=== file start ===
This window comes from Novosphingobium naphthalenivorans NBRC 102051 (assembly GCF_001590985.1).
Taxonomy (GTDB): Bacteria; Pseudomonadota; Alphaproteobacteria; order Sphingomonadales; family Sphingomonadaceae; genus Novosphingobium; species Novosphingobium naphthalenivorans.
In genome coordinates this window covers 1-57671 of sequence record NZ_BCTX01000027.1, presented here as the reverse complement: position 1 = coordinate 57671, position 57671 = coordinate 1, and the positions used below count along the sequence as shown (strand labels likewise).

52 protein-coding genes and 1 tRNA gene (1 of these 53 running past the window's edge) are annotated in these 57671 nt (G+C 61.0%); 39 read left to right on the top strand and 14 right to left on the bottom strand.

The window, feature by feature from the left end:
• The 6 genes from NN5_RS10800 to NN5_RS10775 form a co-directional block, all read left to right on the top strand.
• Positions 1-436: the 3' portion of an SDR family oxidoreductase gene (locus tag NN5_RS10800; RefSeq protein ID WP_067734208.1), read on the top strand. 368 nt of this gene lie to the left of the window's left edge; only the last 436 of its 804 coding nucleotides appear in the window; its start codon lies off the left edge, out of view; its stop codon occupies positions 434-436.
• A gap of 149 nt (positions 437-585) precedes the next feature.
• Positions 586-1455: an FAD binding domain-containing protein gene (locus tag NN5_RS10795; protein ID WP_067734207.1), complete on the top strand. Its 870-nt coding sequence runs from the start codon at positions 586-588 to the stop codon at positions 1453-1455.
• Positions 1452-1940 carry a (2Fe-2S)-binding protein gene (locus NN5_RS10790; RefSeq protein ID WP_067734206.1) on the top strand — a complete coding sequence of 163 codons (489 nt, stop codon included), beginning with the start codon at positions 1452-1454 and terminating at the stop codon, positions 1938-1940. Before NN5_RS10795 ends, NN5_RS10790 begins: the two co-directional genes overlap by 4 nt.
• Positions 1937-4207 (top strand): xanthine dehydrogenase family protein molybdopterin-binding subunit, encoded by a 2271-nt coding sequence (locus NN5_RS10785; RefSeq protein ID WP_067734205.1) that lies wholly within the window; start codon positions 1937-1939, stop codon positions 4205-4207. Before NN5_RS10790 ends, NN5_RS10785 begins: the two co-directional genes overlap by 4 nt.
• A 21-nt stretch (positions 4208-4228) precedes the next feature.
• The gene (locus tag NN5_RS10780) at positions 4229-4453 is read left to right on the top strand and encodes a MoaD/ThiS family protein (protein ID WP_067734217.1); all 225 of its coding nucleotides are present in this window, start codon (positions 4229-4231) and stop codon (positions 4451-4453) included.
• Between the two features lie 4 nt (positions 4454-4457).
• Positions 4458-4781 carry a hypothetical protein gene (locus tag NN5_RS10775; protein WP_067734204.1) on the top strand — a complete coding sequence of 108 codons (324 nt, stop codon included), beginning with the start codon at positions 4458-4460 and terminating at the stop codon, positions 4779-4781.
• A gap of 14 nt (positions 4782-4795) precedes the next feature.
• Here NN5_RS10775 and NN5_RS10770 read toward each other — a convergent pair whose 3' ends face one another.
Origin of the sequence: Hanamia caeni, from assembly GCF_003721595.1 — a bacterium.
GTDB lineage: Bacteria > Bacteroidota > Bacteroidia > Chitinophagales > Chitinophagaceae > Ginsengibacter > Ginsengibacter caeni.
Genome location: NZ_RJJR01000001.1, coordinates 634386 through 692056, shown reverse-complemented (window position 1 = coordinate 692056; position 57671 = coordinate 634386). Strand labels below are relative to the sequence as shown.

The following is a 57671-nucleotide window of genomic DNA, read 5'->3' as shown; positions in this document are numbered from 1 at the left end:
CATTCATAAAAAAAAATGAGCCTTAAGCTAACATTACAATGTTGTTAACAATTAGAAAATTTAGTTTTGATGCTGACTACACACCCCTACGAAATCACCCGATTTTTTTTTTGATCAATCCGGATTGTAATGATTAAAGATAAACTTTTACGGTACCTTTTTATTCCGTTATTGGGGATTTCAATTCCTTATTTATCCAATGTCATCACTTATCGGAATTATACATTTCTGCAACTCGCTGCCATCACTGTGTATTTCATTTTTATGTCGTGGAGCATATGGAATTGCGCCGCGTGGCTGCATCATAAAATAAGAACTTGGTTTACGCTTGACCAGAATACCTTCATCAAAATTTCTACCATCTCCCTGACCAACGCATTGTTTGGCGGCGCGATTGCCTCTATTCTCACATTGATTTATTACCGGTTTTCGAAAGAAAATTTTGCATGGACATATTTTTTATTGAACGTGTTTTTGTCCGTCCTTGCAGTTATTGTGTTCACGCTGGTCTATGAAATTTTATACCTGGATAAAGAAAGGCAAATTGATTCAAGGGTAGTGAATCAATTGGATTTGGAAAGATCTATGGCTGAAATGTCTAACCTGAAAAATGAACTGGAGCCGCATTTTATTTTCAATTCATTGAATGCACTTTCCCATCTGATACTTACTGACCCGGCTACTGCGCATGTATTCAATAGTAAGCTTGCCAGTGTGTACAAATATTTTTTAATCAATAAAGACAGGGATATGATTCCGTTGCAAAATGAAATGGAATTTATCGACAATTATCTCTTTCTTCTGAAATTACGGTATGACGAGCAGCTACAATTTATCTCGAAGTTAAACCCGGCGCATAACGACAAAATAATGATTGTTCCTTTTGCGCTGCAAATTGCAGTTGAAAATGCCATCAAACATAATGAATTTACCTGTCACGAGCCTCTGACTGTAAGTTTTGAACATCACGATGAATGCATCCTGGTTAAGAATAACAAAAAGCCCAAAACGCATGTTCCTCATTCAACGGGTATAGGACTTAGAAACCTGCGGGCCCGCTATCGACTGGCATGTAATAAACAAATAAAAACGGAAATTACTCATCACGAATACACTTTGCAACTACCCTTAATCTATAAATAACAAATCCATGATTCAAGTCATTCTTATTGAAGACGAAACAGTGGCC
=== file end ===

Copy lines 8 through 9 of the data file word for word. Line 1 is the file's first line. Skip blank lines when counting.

• A gap of 149 nt (positions 437-585) precedes the next feature.
• Positions 586-1455: an FAD binding domain-containing protein gene (locus tag NN5_RS10795; protein ID WP_067734207.1), complete on the top strand. Its 870-nt coding sequence runs from the start codon at positions 586-588 to the stop codon at positions 1453-1455.